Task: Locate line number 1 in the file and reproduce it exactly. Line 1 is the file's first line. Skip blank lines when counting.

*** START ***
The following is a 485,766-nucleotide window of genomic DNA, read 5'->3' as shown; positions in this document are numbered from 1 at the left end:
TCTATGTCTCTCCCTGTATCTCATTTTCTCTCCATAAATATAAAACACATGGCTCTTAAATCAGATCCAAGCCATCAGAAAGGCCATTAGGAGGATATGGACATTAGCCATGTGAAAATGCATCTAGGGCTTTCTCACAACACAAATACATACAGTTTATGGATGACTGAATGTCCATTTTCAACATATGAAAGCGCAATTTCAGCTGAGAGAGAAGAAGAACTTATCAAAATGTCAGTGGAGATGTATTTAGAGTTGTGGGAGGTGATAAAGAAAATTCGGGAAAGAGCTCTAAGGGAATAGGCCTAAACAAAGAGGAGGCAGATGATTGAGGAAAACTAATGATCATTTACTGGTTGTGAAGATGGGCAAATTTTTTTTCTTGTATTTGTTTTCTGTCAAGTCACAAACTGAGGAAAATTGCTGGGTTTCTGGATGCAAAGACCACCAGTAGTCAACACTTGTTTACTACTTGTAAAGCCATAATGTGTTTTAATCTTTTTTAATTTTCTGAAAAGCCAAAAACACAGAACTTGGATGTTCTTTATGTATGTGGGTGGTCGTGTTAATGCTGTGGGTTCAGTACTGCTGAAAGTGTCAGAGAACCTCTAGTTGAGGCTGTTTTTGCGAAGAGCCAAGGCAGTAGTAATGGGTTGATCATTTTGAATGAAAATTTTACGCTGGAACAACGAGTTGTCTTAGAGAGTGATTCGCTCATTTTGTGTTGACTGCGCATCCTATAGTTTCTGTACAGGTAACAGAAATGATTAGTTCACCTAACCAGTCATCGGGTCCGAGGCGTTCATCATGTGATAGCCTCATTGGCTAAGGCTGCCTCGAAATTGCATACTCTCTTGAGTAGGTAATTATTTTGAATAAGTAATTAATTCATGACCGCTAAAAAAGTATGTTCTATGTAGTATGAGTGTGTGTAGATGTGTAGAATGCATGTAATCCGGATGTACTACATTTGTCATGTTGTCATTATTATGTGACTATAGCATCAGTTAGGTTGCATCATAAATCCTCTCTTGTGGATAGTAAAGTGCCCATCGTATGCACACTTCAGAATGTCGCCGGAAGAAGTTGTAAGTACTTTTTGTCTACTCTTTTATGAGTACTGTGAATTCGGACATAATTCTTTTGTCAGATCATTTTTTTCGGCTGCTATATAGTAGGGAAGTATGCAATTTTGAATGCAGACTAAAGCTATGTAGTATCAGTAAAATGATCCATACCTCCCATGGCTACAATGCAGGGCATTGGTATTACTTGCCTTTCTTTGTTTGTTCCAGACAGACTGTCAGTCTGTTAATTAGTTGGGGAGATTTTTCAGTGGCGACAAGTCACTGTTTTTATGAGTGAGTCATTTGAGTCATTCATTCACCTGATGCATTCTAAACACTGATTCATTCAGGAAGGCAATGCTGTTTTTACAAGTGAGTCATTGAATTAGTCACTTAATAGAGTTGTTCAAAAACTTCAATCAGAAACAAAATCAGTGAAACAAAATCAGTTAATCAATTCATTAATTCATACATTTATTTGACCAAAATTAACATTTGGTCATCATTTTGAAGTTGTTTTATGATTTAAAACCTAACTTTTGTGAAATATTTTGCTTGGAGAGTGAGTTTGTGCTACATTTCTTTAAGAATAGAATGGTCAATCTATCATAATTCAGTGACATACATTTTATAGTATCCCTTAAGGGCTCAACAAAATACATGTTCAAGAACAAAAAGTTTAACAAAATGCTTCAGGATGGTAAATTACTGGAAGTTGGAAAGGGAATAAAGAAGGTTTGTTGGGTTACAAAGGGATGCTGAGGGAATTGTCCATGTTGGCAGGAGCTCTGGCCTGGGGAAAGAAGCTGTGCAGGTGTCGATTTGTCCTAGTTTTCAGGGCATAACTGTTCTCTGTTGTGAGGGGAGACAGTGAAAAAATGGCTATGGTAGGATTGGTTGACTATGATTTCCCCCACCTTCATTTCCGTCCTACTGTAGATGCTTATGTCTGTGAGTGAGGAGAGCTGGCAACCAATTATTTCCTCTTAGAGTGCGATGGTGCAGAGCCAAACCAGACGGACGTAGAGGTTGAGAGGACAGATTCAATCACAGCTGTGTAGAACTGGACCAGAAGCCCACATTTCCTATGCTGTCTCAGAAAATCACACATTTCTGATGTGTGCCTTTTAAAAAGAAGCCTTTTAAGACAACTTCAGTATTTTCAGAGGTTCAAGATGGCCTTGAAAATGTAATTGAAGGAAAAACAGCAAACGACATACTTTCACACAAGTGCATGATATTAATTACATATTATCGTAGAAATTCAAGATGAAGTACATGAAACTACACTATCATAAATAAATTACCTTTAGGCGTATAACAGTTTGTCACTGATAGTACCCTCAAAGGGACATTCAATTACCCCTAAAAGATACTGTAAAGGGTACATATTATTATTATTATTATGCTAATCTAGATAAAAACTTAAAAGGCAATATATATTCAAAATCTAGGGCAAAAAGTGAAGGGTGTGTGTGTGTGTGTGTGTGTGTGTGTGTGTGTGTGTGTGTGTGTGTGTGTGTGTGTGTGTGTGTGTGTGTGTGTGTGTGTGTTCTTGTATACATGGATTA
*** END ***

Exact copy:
The following is a 485,766-nucleotide window of genomic DNA, read 5'->3' as shown; positions in this document are numbered from 1 at the left end: